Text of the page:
AFL Grand Final – Sydney v Hawthorn: I’m not angry, just disappointed

I am told that as part of the healing process, writing can be therapeutic. I bloody hope so. This is my account of Grand Final Day 2014.

Was this to be an omen? Upon boarding a Jetstar flight from Hobart on Saturday morning with my Swanette, we found that our seats had been double booked. Momentarily panicked, all I can muster is ‘there is no way I’m stepping off this plane!’ Anyway, I had detailed a timeline for the day and any kind of delay was not welcome. After some anxious moments, new seats were located, and we were on our merry way. The pundits from The Age have comprehensively tipped in the Swannies’ favour and this only fuels my confidence that the boys will get the job done today.

We stroll along Collins Street, passing Ross Lyon and Mick Malthouse. Both men are familiar with what this day entails. A quick bite, and our group of nine assemble at Fed Square for a couple of pre-match refreshments. There is simply nothing like Melbourne on Grand Final Day. Nothing. The sun is out, and there are swarms of Red & White, Yellow & Brown everywhere you look. It truly has to be experienced. Matty Nicks is in the bar, the 2012 Grand Final is being shown on the big screen and spirits are high. There’s me, my wife, best mate, two sisters, two brothers-in-law, two nephews, as we stride out along the Yarra to the mighty MCG. This moment is special. Excited and nervous at the same time, we chat about the team, the game, the occasion.

We enter the magnificent colosseum and I get goosebumps. What a sight. One hundred thousand people on a resplendent Spring day, the biggest stage of all. As the legendary Ryan O’Keefe and Lewis Roberts-Thomson hitch a ride and swing past in the back of a Hilux, our Swans-only bay erupts. The first sign that the Bloods in the stands are up for it. The boys will be too. Won’t they? Surely. Tom Jones booms, burns down the house and leaves. The mood is buoyant. Little did we know…

The Enemy are a formidable foe. That is for sure. For the first ten minutes, we have a game on our hands here, ladies and gentlemen. Again, the Red and White throng erupts, as Joey nails the first goal of the match. The Enemy hit back, then Buddy goals, life is good. But, as they say in the classics, the rest is history. From this point on, my team is unrecognisable. All week I have heard over and over that the match will be won in the midfield. And it was. Comprehensively. The old firm of Hodge, Lewis and Mitchell dominate the clearances. The polish on the outside hit targets with all the precision of a surgeon’s knife and the ever-dangerous forward line finish off the work. Clinical. This was as close to the complete performance as I have seen. Uncompromising and unconditional, The Hawks attacked the footy, the man, the day with an unwavering ferocity. Much to my dismay, the Swannies had no answer.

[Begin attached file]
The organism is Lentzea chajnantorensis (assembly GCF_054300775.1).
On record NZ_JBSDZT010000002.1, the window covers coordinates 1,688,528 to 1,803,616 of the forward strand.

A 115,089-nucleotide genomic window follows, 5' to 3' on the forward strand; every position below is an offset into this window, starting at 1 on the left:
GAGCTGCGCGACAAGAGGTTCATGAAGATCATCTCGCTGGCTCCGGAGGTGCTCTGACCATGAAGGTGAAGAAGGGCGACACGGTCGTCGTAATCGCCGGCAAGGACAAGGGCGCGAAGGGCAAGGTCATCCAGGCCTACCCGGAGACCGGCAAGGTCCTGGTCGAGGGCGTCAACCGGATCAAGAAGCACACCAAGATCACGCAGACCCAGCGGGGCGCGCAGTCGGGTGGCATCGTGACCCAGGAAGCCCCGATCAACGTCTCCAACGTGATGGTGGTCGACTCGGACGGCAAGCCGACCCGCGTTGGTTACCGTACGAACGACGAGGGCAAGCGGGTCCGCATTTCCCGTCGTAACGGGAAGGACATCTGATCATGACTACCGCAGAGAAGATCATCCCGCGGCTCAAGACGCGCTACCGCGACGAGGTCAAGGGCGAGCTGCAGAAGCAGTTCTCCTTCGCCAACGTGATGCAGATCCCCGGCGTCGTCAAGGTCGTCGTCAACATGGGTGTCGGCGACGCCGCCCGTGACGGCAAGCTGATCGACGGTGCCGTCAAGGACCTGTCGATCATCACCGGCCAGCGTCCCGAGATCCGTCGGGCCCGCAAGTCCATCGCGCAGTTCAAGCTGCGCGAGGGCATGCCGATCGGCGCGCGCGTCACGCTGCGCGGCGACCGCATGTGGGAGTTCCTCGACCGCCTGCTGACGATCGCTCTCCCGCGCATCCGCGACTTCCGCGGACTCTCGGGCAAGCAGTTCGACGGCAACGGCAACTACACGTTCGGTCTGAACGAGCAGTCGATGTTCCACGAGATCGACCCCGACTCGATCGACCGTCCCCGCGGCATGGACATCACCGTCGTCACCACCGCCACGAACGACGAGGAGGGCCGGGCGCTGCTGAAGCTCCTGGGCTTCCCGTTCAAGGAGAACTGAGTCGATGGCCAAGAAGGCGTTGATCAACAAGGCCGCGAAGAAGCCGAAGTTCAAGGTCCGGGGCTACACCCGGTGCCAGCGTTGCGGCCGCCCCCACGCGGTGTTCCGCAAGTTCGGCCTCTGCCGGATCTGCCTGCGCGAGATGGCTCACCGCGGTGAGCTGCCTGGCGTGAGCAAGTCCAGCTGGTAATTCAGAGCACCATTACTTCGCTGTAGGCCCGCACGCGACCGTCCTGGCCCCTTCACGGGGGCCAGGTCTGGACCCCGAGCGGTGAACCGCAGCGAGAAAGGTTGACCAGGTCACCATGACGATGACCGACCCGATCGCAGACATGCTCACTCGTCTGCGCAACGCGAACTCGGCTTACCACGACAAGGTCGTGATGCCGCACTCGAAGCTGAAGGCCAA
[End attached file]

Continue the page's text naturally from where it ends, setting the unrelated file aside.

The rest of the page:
As we waited for the comeback which would never eventuate, I began to wonder. Why today? Of all days, why today? I had certainly prepared for the prospect of The Enemy defeating us; they are a great team. But not in this manner. In moments like these, a footy supporter ponders the sanity of becoming so emotionally attached to their team. Why do we do it? In my case, it is because I have had roughly twenty years of watching my team fight until the end, pouring their heart and soul into their footy. For some reason, that didn’t happen when we all expected it would. I consider entrusting the services of Chief Inspector Taggart or perhaps Dalziel and Pascoe to investigate the matter, but then realise they are fictional characters and that won’t do much good.

At some stage in the fourth quarter (it is much of a blur), a young Cygnet seated behind us, asks his father if this means The Swans finish last? It feels like it, mate. Absolutely flattened, we leave the ‘G as The Enemy begin to hit party-mode. Humility was not expected, and certainly was not present. Ah well, to the victors go the spoils. We join the faithful on the No.1 Tram, headed for Clarendon Street, South Melbourne. The tram ride is quiet. Apart from one Swan who had perhaps dabbled in some kind of illegal substance to get him through the day. As we disembark, he claps his hands and shouts ‘let’s get shitfaced’ and in doing so, perhaps echoing the sentiments of Swans supporters Australia-wide.